Friday, March 7

300: Rise of an Empire Review

300: Rise of an Empire
Dir: Noam Murro
Starring: Sullivan Stapleton, Eva Green, Rodrigo Santoro, and Lena Headey

Gerard Butler led the assault as the battle indulgent King Leonidas in director Zack Snyder’s adaptation of Frank Miller’s graphic novel “300”. The sequel, which runs along the same timeline as the first film, introduces the Greek hero Themistokles (Sullivan Stapleton) into the battle against the Persians. “300: Rise of an Empire”, directed by Noam Murro, offers the same styled violence and blood drenched battle sequences as the first film but doesn’t offer anything more than another excuse to indulge in the adrenaline fueled chaos.

King Leonidas and his 300 Spartans have been defeated. Themistokles, a respected hero whose actions brought the wrath of the Persians, is trying to unite Greece in order lead a defense against Persia on the sea. However the Persians have their own legendary hero, a beautiful warrior women named Artemisia (Eva Green) who has a blood lust for Greeks. Themistokles and Artemisia meet on the water, the fate of Greece in the balance, as the two forces battle in a bloody, 3-D experience.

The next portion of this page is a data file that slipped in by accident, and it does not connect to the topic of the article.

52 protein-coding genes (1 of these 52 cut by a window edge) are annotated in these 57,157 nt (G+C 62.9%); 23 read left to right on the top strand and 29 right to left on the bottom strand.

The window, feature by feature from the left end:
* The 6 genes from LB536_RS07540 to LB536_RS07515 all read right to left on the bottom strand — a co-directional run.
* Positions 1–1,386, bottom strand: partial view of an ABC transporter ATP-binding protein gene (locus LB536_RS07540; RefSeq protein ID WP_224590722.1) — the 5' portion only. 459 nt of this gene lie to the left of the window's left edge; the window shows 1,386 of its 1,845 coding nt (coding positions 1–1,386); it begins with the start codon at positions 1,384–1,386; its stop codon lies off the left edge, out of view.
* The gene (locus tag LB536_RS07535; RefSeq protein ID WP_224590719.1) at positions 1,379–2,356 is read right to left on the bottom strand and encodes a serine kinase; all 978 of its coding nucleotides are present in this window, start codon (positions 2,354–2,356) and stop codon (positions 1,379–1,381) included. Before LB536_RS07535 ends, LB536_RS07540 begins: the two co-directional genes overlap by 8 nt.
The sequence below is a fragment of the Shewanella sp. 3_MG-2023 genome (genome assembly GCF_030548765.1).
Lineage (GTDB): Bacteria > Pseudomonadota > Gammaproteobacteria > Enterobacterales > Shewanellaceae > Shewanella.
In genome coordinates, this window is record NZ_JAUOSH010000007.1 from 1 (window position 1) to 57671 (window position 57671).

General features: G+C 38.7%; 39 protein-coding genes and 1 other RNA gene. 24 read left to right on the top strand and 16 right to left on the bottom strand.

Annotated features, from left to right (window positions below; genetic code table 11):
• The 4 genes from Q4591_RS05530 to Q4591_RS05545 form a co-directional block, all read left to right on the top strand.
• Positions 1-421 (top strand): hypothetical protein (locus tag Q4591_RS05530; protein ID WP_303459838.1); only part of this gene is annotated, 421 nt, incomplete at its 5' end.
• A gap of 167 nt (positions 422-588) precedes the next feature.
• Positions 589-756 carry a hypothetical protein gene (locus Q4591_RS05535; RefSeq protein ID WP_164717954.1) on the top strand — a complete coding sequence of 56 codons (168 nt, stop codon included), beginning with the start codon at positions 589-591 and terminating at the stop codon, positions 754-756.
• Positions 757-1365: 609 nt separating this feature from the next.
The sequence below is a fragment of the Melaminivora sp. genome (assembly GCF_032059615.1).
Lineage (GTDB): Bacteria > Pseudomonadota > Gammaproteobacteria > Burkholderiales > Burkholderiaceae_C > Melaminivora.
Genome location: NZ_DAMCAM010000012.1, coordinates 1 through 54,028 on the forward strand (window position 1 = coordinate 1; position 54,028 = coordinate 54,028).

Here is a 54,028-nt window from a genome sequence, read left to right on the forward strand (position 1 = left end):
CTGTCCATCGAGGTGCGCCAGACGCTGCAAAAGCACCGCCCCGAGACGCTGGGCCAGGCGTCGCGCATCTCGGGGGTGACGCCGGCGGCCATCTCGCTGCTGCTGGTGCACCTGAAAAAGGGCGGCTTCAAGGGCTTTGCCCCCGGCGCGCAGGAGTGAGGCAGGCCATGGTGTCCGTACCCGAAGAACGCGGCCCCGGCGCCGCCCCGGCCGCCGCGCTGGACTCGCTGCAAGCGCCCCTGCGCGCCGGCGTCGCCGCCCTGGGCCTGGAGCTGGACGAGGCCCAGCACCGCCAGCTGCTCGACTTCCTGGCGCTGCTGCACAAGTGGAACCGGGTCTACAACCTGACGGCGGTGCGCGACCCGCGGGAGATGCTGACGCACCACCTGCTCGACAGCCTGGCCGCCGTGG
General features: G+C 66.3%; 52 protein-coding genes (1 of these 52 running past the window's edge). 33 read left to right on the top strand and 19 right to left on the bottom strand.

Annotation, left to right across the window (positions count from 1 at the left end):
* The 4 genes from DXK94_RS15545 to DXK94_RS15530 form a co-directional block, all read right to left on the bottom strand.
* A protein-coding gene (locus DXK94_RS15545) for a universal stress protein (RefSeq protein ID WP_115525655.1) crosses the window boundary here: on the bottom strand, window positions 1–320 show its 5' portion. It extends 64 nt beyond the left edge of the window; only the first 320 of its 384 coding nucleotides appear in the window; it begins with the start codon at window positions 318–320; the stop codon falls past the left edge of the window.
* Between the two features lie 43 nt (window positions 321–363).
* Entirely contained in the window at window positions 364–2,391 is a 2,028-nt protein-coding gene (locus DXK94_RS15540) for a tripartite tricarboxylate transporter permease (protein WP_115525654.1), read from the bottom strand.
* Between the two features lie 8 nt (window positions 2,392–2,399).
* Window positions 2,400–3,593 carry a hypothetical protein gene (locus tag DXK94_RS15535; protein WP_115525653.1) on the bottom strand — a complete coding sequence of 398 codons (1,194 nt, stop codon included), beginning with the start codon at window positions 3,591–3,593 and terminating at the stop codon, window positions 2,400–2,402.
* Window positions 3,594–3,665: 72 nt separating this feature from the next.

Murro begins the film quickly with a charge of violence, offering a nice introduction with some additional information about the formation of the Persian forces and how their god-king Xerxes (Rodrigo Santoro) came to great power. The remainder of the story revolves around the waging war between the two forces and the plight for Greek unification. There isn’t much else to it, one well choreographed fight after another with a few inspiring battle speeches by Themistokles mixed in.

The style consumes most of the film. The slow-motion camera movements are used to amplify the violence, gushing blood is spewed with every blade swipe, and floating dust and ash particles make use of the 3-D technology. It’s amusing at first but quickly becomes monotonous. This is due impart to some overly similar sequences, most of which takes place on ships in the water. This might not be a bad thing for some as the action takes precedent over everything else about halfway through transitioning the film into a gratuitous action vehicle.

Eva Green’s performance as Artemisia is the standout in the film and actually maintains the attention on the film when the narrative begins to waver in the second half. Her viciousness and changing motivation keeps the character interesting. Sullivan Stapleton knows how to deliver a speech as Themistokles but apart from that he isn’t given much more to do except swing a sword and scream commands.

“300: Rise of an Empire” is not as good as its' predecessor, but for viewers looking for the over-the-top CG action found in the original this film will not disappoint. Unfortunately, aside from the inventive style and the great performance of Eva Green, there isn’t much left to charge for.

Monte’s Rating

2.75 out of 5.00

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